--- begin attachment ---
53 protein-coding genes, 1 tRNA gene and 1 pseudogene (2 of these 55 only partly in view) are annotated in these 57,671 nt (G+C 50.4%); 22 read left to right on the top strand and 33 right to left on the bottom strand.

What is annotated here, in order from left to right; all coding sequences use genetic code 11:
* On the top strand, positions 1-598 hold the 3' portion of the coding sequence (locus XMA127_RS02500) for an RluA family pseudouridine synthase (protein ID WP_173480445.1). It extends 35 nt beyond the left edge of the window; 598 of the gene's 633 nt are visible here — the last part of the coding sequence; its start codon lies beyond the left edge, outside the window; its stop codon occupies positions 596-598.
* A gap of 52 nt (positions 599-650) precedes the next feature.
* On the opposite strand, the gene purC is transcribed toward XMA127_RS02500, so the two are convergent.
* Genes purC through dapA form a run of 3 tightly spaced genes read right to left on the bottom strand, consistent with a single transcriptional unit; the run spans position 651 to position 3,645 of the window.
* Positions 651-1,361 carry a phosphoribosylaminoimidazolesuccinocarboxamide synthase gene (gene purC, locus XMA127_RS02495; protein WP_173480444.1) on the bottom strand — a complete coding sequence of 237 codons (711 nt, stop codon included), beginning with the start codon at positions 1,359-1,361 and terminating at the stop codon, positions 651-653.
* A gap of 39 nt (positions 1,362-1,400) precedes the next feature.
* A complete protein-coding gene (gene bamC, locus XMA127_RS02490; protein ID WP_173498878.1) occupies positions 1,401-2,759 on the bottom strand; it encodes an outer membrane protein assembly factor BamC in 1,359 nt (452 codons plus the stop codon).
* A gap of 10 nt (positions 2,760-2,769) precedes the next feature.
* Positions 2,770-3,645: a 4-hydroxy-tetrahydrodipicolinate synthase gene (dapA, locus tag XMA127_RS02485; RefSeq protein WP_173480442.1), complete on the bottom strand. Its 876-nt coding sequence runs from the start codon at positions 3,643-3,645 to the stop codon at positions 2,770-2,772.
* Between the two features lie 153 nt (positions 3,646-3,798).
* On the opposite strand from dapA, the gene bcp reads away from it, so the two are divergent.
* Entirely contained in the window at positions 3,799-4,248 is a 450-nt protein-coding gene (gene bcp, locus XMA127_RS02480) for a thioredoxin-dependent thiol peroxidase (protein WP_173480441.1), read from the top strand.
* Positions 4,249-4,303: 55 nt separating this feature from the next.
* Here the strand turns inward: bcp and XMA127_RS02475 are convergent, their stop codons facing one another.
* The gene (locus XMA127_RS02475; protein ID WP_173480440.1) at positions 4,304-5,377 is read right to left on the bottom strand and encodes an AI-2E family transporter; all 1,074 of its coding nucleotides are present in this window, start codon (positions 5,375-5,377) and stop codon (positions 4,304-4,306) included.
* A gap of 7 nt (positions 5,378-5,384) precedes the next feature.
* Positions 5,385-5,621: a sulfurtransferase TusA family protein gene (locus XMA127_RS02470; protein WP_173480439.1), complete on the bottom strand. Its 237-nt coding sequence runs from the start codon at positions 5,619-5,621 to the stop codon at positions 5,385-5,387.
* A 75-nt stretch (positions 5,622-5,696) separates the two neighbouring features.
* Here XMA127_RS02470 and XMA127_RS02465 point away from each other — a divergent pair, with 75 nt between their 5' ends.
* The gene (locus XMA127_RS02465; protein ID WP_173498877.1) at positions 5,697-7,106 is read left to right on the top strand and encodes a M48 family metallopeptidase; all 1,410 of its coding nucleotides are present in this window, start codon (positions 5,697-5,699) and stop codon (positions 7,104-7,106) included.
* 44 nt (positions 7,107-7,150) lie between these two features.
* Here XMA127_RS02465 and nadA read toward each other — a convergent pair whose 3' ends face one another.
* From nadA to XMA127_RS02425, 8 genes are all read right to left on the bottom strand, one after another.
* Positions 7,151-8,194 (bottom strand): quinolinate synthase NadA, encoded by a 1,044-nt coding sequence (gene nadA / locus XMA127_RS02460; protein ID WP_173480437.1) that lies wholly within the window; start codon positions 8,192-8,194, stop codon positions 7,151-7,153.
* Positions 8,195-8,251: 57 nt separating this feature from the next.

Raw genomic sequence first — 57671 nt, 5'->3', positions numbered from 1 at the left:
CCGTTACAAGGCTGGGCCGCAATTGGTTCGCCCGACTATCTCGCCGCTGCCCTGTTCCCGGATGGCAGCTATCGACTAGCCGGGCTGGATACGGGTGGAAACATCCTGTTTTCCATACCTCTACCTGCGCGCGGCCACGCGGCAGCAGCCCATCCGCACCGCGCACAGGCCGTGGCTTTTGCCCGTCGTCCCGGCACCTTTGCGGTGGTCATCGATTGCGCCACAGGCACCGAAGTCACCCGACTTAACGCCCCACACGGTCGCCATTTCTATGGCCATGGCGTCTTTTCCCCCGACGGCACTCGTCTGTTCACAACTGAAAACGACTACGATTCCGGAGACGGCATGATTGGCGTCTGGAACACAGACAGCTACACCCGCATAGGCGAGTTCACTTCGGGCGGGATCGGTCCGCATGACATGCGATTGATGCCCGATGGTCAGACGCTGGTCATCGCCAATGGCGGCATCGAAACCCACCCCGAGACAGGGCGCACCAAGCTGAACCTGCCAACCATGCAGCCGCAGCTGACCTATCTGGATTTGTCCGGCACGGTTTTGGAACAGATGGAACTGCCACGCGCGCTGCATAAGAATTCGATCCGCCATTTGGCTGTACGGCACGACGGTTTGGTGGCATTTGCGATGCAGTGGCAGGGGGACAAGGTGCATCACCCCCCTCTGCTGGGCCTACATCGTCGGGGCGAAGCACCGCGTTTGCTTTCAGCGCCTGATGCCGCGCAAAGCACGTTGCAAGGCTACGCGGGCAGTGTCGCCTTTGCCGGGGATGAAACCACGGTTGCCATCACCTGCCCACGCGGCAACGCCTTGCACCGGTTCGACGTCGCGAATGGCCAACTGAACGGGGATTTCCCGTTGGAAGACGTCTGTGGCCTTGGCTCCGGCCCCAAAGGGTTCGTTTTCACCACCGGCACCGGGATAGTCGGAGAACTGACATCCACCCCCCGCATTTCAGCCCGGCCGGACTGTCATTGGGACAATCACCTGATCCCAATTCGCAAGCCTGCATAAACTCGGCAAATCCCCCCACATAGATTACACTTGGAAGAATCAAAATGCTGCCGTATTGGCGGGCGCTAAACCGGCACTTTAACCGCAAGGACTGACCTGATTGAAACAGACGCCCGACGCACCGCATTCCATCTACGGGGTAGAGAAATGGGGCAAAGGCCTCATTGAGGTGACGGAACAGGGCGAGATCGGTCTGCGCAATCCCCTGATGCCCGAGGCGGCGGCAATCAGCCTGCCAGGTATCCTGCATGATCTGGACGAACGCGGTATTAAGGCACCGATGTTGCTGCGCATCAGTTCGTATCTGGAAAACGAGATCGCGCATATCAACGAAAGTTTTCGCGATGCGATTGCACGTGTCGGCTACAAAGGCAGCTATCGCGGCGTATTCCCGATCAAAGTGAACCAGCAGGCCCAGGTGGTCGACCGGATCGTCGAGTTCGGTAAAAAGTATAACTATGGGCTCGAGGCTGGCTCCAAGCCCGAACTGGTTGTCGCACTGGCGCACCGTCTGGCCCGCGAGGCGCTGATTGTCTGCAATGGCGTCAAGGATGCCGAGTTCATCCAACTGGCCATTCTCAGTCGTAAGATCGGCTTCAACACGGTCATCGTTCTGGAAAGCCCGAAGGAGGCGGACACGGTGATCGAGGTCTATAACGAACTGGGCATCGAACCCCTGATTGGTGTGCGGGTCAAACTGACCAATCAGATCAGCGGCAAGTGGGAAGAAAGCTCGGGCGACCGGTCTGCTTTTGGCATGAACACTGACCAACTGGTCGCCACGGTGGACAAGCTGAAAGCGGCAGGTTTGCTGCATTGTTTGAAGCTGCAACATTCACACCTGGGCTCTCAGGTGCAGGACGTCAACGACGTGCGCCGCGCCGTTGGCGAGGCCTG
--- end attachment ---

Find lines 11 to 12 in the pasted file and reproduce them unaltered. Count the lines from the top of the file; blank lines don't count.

* Positions 2,770-3,645: a 4-hydroxy-tetrahydrodipicolinate synthase gene (dapA, locus tag XMA127_RS02485; RefSeq protein WP_173480442.1), complete on the bottom strand. Its 876-nt coding sequence runs from the start codon at positions 3,643-3,645 to the stop codon at positions 2,770-2,772.
* Between the two features lie 153 nt (positions 3,646-3,798).